The work of reconciliation, in the sense of the New Testament, is a work which is finished, and which we must conceive to be finished, before the gospel is preached. It is the good tidings of the Gospel, with which the evangelists go forth, that God has wrought in Christ a work of reconciliation which avails for no less than the world, and of which the whole world may have the benefit. The summons of the evangelist is – ‘Receive the reconciliation; consent that it become effective in your case.’ The work of reconciliation is not a work wrought upon the souls of men, though it is a work wrought in their interests, and bearing so directly upon them that we can say God has reconciled the world to Himself; it is a work – as Cromwell said of the covenant – outside of us, in which God so deals in Christ with the sin of the world, that it shall no longer be a barrier between Himself and men … Reconciliation is not something which is doing; it is something which is done. No doubt there is a work of Christ which is in process, but it has as its basis a finished work of Christ; it is in virtue of something already consummated on His cross that Christ is able to make the appeal to us which He does, and to win the response in which we receive the reconciliation. A finished work of Christ and an objective atonement – a katallagh. – in the New Testament sense – are synonymous terms; the one means exactly the same as the other; and it seems to me self-evident, as I think it did to St. Paul, that unless we can preach a finished work of Christ in relation to sin, a katallagh. or reconciliation or peace which has been achieved independently of us, at an infinite cost, and to which we are called in a word or ministry of reconciliation, we have no real gospel for sinful men at all’. – James Denney, The Death of Christ: Its Place and Interpretation in the New Testament (London: Hodder & Stoughton, 1909), 144–5, 146.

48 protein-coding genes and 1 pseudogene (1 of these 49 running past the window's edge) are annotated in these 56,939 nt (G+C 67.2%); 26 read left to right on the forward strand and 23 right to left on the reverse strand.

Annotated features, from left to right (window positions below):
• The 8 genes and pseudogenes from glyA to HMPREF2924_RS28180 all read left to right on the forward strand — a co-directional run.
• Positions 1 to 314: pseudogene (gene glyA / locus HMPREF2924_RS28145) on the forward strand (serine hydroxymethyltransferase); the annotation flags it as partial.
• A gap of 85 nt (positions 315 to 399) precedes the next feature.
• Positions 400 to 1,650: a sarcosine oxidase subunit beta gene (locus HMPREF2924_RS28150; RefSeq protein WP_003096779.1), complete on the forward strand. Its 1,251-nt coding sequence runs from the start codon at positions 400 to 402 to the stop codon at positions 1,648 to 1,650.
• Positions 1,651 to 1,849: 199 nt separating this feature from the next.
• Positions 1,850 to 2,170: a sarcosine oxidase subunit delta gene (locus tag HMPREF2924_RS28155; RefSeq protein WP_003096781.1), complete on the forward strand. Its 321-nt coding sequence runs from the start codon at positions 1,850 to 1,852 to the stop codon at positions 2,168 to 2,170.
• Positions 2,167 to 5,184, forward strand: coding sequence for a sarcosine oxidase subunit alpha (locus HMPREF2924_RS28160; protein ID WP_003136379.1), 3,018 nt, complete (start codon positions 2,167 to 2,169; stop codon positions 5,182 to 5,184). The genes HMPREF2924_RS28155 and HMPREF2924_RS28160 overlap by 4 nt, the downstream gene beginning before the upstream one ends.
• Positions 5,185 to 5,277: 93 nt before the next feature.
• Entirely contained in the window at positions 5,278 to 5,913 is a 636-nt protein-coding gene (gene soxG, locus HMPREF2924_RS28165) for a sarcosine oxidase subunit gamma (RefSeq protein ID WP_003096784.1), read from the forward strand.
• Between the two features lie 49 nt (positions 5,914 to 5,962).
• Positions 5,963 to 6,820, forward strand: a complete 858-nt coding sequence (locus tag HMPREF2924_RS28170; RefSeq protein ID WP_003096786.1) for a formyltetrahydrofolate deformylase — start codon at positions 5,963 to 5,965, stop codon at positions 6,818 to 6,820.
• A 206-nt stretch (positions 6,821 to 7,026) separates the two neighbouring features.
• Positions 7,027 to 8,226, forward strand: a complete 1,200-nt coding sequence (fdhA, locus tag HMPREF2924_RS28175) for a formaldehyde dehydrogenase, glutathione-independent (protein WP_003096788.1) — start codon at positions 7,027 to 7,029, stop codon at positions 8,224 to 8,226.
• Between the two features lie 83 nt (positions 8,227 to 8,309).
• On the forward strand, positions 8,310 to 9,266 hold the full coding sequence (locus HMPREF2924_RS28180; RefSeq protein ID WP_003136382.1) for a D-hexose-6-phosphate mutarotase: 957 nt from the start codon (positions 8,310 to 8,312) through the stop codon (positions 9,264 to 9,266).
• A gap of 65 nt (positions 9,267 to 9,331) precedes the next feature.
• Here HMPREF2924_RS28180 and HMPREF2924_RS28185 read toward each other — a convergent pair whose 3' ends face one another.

To be sure, there is an appropriation that must take place – by both reconciled parties – but it is an appropriation of a finished work, the entering into what is already de facto a reconciled situation, a new creation. God’s reconciliation in Christ was not ‘a tentative, preliminary affair’ (Forsyth) but a finished one. ‘Paul did not preach a gradual reconciliation. He preached what the old divines use to call a finished work’ (Forsyth). We live in a reconciled world.